“The persisting shelling on Rwandan territory is unacceptable as it would be to any sovereign nation. We have the capacity to determine who fired at us and will not hesitate to defend our territory,” Nduhungierehe said.

Mende said the DRC army, already occupied with fighting the M23, has no reason to attack Rwanda.

“If they are saying it may be that they are in complicity with the M23 to implicate themselves in the conflict for reasons, I don’t know, economic. All what we want is that our neighbor be far away from this conflict because we have lost a lot of people due to their implication in the conflict in Congo,” Mende said.
Butty interview with Mende
Butty interview with Mendei
|| 0:00:00
...    
🔇
X

Mende accused M23 rebels of initiating the latest fighting prompting the Congolese army to retaliate.

“It is M23 who attack the positions of F.A.R.D.C. and the F.A.R.D.C. had to absolutely defend itself. F.A.R.D.C. retaliated and pushed them away and then they started shelling on Goma, shelling from Kibati and we have some shelling from Rwanda. That is why MONUSCO came in to repulse the M23 so that the civilian population in Goma is protected because it is the mandate of MONUSCO to protect civilian population,” Mende said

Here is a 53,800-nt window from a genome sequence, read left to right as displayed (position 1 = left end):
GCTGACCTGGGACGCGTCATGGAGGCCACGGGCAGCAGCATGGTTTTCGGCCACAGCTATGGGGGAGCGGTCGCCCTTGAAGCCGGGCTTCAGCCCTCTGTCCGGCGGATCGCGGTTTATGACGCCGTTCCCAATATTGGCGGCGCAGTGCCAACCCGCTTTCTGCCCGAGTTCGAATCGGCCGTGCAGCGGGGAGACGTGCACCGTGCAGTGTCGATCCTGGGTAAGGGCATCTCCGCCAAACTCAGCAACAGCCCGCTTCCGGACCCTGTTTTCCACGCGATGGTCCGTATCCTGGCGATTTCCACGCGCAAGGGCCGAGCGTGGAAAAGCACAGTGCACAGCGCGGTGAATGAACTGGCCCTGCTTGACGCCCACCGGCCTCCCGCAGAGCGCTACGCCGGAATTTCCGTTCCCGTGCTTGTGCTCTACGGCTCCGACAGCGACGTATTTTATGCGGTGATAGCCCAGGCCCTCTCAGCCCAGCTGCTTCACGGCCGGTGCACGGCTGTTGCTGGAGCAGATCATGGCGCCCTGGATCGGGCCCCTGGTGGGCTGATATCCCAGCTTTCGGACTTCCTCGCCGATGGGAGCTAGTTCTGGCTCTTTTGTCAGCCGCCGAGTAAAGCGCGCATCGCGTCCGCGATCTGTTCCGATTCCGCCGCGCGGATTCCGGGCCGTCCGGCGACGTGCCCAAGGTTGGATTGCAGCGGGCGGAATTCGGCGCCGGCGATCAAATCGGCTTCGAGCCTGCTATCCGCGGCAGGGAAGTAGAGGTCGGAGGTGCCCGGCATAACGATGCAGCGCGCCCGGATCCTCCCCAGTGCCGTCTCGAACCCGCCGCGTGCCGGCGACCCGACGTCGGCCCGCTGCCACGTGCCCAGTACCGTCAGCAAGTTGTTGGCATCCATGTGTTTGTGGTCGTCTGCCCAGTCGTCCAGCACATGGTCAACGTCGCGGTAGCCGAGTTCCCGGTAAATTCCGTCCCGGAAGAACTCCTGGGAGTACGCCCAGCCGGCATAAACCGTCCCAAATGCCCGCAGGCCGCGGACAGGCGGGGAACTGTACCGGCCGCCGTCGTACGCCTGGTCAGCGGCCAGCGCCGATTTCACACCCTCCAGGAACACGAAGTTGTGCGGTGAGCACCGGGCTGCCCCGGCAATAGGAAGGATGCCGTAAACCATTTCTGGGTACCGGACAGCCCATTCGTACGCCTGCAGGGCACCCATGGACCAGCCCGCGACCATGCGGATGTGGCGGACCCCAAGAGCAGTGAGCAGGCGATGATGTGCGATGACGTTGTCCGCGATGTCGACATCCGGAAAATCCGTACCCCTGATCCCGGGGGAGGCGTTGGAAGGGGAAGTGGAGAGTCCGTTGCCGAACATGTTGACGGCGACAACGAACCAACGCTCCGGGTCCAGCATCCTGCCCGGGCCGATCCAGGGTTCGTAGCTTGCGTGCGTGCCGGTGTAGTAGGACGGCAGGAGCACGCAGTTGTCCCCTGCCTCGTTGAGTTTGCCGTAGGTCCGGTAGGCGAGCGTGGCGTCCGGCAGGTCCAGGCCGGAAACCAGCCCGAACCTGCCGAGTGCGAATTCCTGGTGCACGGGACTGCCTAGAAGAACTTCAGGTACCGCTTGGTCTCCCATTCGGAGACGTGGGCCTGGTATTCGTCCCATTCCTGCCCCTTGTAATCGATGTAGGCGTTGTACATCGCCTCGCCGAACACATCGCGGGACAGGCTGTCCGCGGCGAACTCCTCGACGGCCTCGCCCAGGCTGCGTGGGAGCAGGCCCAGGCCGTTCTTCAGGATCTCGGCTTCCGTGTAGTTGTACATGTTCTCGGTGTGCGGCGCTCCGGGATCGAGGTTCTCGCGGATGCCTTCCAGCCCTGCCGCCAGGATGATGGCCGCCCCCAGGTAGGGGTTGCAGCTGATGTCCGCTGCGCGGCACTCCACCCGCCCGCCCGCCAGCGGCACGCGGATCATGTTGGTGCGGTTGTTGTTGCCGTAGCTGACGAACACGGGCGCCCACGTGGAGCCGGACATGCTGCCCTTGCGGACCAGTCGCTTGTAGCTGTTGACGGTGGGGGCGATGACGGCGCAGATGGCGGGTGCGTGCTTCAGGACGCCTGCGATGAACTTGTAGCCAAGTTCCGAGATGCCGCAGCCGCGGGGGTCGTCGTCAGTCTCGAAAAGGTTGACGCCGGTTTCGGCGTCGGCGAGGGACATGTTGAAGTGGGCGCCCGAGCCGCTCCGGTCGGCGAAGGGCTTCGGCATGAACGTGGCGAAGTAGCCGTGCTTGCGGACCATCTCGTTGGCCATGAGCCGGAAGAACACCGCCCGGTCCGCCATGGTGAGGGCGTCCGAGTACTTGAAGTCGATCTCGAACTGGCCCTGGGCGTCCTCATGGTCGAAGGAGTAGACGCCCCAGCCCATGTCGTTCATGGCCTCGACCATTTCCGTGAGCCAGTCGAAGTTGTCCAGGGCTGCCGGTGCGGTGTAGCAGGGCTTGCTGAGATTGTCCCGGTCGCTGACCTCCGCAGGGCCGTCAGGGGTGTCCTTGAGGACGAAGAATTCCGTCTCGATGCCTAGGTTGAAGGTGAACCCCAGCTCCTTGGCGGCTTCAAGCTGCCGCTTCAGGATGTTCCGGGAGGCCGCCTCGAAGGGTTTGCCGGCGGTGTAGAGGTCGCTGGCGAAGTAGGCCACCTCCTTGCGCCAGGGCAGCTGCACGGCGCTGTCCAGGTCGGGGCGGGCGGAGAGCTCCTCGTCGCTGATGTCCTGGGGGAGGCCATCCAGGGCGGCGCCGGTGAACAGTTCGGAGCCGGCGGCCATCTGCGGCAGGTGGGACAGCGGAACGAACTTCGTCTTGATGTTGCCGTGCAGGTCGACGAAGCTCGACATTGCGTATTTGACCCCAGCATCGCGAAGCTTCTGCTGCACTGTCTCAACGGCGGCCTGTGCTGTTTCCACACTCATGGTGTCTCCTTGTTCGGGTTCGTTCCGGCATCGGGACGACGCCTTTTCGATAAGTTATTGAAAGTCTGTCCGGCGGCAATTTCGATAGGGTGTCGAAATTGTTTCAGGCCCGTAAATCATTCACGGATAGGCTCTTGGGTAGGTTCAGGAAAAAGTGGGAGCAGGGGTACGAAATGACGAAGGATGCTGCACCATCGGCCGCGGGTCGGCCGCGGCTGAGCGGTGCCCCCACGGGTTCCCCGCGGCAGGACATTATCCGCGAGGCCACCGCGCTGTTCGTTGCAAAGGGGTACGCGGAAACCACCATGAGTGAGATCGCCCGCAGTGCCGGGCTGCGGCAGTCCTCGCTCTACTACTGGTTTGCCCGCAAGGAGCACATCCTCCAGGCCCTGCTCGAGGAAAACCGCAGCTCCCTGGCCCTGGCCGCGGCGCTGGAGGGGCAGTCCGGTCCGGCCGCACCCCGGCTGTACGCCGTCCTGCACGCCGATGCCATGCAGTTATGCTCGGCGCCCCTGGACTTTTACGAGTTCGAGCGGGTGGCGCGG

You May Like

US Border Patrol Union Accused of Taking Sides on Immigration

Report alleges agents leaking info to immigration opponents, appearing at their private events; Center for Immigration Studies director defends agents' actions More

Video Blind Somali Journalist Defies Odds in Mogadishu

Reporting from Somali capital for past decade, Abdifatah Hassan Kalgacal has been working at one of Mogadishu's leading radio stations covering parliament More

Video Rights Monitor: Hate Groups' Use of Internet to Inflame, Recruit Growing

Wiesenthal Center's Abraham Cooper says extremists have become skilled at celebrating violence, ideology on Web More

This forum has been closed.
Comment Sorting
Comments
     
by: Jean Kapenda from: USA
August 30, 2013 10:10 AM